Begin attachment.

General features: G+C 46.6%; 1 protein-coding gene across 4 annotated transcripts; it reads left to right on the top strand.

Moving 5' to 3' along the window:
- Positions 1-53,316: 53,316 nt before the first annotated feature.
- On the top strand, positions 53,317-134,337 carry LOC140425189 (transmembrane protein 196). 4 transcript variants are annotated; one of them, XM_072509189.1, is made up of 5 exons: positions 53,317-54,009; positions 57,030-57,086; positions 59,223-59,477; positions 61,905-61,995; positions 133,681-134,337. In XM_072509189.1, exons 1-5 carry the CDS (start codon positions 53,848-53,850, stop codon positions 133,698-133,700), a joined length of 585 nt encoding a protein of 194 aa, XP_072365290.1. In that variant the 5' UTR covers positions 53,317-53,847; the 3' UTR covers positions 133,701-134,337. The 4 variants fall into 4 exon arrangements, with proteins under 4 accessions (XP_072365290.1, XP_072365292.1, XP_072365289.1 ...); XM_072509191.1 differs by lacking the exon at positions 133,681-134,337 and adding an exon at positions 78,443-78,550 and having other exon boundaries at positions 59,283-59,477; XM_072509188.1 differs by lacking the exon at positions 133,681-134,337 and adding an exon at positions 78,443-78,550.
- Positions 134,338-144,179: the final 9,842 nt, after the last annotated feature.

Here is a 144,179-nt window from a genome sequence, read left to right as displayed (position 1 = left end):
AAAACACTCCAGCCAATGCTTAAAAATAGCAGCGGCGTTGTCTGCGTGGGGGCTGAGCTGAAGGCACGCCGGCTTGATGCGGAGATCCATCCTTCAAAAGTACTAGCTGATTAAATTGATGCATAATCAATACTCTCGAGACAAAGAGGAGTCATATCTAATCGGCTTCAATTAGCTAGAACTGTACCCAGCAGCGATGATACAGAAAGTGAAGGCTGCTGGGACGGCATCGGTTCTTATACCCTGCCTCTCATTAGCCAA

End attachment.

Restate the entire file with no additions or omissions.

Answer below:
General features: G+C 46.6%; 1 protein-coding gene across 4 annotated transcripts; it reads left to right on the top strand.

Moving 5' to 3' along the window:
- Positions 1-53,316: 53,316 nt before the first annotated feature.
- On the top strand, positions 53,317-134,337 carry LOC140425189 (transmembrane protein 196). 4 transcript variants are annotated; one of them, XM_072509189.1, is made up of 5 exons: positions 53,317-54,009; positions 57,030-57,086; positions 59,223-59,477; positions 61,905-61,995; positions 133,681-134,337. In XM_072509189.1, exons 1-5 carry the CDS (start codon positions 53,848-53,850, stop codon positions 133,698-133,700), a joined length of 585 nt encoding a protein of 194 aa, XP_072365290.1. In that variant the 5' UTR covers positions 53,317-53,847; the 3' UTR covers positions 133,701-134,337. The 4 variants fall into 4 exon arrangements, with proteins under 4 accessions (XP_072365290.1, XP_072365292.1, XP_072365289.1 ...); XM_072509191.1 differs by lacking the exon at positions 133,681-134,337 and adding an exon at positions 78,443-78,550 and having other exon boundaries at positions 59,283-59,477; XM_072509188.1 differs by lacking the exon at positions 133,681-134,337 and adding an exon at positions 78,443-78,550.
- Positions 134,338-144,179: the final 9,842 nt, after the last annotated feature.

Here is a 144,179-nt window from a genome sequence, read left to right as displayed (position 1 = left end):
AAAACACTCCAGCCAATGCTTAAAAATAGCAGCGGCGTTGTCTGCGTGGGGGCTGAGCTGAAGGCACGCCGGCTTGATGCGGAGATCCATCCTTCAAAAGTACTAGCTGATTAAATTGATGCATAATCAATACTCTCGAGACAAAGAGGAGTCATATCTAATCGGCTTCAATTAGCTAGAACTGTACCCAGCAGCGATGATACAGAAAGTGAAGGCTGCTGGGACGGCATCGGTTCTTATACCCTGCCTCTCATTAGCCAA